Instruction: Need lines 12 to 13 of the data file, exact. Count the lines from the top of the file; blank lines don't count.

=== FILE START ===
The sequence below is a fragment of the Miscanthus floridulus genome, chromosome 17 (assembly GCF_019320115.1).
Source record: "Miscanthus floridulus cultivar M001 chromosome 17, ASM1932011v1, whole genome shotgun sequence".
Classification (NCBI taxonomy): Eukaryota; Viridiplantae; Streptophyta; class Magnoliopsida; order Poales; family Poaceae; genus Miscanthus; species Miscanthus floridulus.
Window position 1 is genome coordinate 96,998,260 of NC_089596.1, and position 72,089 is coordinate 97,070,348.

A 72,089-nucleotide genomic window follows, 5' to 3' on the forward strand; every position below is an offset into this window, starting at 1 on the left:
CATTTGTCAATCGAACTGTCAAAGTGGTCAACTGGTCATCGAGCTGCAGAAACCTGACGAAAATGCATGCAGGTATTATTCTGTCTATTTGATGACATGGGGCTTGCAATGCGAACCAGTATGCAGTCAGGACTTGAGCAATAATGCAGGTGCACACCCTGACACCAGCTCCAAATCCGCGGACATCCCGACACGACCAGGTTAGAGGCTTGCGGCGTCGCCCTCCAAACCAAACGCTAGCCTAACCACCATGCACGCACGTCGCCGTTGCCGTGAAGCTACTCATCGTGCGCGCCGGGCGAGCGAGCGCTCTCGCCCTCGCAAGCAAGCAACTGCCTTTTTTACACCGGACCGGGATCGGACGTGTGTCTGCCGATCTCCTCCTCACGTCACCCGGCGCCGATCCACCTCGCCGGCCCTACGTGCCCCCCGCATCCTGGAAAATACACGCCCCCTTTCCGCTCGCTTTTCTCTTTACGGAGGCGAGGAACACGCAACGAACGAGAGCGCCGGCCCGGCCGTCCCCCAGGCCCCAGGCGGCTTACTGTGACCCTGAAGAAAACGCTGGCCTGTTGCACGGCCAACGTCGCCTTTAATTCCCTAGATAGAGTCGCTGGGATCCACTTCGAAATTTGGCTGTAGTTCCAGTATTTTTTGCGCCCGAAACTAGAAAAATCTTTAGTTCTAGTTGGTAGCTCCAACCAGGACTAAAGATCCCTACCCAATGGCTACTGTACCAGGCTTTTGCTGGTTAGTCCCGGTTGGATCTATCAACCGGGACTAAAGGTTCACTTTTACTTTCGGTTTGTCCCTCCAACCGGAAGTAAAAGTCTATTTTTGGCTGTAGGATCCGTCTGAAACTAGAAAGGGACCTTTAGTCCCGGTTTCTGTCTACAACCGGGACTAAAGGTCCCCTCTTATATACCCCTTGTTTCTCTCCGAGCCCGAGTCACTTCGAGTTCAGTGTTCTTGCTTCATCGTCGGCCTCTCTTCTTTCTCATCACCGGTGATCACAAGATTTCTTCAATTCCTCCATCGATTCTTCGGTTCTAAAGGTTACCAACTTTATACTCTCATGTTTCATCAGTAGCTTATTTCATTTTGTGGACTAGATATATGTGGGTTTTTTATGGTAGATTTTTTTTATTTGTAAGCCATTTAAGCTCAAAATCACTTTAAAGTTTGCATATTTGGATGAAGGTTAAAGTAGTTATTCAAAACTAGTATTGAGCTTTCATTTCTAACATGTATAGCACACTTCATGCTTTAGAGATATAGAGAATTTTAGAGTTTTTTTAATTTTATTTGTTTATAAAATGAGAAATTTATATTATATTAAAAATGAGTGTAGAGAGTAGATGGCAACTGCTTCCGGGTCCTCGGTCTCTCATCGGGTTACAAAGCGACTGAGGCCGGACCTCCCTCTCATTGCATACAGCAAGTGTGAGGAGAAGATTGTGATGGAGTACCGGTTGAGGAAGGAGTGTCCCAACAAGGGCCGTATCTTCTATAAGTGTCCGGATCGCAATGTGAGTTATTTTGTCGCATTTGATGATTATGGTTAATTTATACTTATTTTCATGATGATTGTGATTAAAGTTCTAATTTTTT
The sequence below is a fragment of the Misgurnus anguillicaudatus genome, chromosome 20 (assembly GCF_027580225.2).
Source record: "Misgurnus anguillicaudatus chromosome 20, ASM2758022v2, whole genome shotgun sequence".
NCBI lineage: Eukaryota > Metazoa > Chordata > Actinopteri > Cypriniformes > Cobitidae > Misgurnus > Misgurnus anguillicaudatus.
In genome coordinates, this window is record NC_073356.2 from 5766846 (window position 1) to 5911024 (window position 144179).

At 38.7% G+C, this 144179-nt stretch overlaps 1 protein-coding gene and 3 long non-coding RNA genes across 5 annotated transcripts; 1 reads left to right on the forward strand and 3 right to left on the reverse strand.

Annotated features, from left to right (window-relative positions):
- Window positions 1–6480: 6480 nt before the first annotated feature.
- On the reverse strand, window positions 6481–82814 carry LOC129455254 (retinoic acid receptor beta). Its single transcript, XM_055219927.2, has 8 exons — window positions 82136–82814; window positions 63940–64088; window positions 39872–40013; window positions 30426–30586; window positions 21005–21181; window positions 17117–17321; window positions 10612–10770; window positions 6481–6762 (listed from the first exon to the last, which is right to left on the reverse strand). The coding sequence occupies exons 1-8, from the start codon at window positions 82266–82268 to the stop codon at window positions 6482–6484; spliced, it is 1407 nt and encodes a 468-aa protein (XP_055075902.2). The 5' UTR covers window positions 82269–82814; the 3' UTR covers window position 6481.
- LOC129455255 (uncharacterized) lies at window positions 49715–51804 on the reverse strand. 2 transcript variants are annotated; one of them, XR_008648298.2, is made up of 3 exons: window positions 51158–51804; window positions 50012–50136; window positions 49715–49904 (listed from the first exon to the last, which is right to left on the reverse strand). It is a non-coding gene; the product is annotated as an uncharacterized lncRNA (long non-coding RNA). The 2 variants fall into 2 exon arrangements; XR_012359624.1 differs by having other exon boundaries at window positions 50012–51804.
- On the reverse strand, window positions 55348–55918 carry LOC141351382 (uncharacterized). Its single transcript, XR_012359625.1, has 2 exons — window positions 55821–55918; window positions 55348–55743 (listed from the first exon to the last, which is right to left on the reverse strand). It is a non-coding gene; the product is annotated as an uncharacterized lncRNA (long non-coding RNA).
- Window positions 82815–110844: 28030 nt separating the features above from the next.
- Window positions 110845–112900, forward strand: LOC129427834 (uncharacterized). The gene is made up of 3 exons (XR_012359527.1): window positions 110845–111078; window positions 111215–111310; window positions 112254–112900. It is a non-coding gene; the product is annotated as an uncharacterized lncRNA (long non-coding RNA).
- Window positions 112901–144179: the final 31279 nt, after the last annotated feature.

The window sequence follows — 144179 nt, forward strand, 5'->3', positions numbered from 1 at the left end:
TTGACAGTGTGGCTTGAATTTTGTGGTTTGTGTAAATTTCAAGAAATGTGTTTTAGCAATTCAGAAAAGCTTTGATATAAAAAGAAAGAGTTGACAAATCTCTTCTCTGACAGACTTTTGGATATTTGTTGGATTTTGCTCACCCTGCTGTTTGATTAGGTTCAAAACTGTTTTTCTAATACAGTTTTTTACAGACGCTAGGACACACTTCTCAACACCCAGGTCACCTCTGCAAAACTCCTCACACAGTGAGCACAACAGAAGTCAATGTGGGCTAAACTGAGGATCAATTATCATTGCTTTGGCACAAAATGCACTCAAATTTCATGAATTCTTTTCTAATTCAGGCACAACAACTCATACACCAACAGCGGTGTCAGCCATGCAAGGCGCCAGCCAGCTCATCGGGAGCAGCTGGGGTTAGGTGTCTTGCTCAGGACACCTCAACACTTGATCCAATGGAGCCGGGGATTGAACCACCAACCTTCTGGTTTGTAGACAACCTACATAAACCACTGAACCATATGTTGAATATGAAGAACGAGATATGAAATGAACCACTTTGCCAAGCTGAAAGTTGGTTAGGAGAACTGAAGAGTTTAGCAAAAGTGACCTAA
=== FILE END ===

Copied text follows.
Annotated features, from left to right (window-relative positions):
- Window positions 1–6480: 6480 nt before the first annotated feature.